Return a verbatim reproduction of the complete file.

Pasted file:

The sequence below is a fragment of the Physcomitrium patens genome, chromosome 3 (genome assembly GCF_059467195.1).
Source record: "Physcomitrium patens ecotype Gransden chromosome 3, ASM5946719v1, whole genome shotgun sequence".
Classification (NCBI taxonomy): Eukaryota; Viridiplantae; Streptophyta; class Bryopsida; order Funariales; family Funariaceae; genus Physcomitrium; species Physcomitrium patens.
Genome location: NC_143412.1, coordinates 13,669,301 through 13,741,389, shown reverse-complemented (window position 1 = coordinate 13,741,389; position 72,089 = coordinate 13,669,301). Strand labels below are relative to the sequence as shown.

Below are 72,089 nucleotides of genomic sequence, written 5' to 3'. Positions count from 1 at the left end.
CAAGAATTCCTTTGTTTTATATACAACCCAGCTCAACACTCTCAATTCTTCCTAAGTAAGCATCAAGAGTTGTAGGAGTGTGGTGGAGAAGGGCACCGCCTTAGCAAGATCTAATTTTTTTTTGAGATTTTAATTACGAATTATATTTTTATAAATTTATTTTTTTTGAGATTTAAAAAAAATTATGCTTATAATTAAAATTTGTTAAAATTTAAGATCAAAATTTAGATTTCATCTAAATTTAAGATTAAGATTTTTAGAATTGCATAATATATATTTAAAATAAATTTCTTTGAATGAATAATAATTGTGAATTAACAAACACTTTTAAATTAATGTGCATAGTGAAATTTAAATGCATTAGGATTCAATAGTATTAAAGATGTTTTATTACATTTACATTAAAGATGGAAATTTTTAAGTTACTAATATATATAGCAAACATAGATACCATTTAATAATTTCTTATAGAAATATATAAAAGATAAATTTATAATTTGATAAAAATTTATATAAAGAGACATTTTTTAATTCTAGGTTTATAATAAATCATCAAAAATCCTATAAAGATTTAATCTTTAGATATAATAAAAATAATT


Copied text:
The sequence below is a fragment of the Physcomitrium patens genome, chromosome 3 (genome assembly GCF_059467195.1).
Source record: "Physcomitrium patens ecotype Gransden chromosome 3, ASM5946719v1, whole genome shotgun sequence".
Classification (NCBI taxonomy): Eukaryota; Viridiplantae; Streptophyta; class Bryopsida; order Funariales; family Funariaceae; genus Physcomitrium; species Physcomitrium patens.
Genome location: NC_143412.1, coordinates 13,669,301 through 13,741,389, shown reverse-complemented (window position 1 = coordinate 13,741,389; position 72,089 = coordinate 13,669,301). Strand labels below are relative to the sequence as shown.

Below are 72,089 nucleotides of genomic sequence, written 5' to 3'. Positions count from 1 at the left end.
CAAGAATTCCTTTGTTTTATATACAACCCAGCTCAACACTCTCAATTCTTCCTAAGTAAGCATCAAGAGTTGTAGGAGTGTGGTGGAGAAGGGCACCGCCTTAGCAAGATCTAATTTTTTTTTGAGATTTTAATTACGAATTATATTTTTATAAATTTATTTTTTTTGAGATTTAAAAAAAATTATGCTTATAATTAAAATTTGTTAAAATTTAAGATCAAAATTTAGATTTCATCTAAATTTAAGATTAAGATTTTTAGAATTGCATAATATATATTTAAAATAAATTTCTTTGAATGAATAATAATTGTGAATTAACAAACACTTTTAAATTAATGTGCATAGTGAAATTTAAATGCATTAGGATTCAATAGTATTAAAGATGTTTTATTACATTTACATTAAAGATGGAAATTTTTAAGTTACTAATATATATAGCAAACATAGATACCATTTAATAATTTCTTATAGAAATATATAAAAGATAAATTTATAATTTGATAAAAATTTATATAAAGAGACATTTTTTAATTCTAGGTTTATAATAAATCATCAAAAATCCTATAAAGATTTAATCTTTAGATATAATAAAAATAATT